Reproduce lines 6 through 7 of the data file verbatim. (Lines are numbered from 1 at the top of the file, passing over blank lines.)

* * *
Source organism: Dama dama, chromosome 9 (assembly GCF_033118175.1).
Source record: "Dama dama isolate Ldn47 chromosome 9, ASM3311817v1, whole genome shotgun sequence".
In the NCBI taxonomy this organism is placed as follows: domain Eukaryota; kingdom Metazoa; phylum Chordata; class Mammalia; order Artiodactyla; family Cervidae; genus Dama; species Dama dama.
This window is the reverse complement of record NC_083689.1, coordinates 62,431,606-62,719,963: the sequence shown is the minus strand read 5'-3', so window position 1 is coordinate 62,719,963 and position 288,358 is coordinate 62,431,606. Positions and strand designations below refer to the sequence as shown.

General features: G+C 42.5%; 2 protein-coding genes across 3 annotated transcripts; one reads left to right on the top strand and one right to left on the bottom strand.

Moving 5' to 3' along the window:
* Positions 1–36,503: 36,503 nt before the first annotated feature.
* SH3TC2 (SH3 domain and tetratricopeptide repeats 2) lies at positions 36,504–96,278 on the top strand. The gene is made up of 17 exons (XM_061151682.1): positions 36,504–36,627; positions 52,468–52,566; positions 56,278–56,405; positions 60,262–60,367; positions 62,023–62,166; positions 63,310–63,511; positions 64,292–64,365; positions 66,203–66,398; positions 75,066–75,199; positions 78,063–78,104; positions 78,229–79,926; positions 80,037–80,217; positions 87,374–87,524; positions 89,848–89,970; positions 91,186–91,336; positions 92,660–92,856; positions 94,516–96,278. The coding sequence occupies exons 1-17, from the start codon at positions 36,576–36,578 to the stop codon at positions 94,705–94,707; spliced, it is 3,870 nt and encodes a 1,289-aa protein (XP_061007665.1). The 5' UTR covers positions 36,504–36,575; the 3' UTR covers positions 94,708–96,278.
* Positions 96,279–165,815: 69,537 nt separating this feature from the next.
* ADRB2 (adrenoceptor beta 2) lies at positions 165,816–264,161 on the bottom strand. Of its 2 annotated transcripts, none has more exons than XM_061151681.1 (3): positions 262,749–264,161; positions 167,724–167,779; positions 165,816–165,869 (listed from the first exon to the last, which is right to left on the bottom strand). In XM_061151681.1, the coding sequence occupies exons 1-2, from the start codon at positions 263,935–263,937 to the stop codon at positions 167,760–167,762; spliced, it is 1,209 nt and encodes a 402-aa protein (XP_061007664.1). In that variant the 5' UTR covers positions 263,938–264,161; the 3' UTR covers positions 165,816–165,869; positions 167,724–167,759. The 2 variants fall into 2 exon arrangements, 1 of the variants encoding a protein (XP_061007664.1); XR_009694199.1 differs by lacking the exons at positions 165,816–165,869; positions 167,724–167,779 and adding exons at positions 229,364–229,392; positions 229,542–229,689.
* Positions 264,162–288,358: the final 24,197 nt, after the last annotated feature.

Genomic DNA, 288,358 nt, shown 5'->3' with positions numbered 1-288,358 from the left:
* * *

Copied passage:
Moving 5' to 3' along the window:
* Positions 1–36,503: 36,503 nt before the first annotated feature.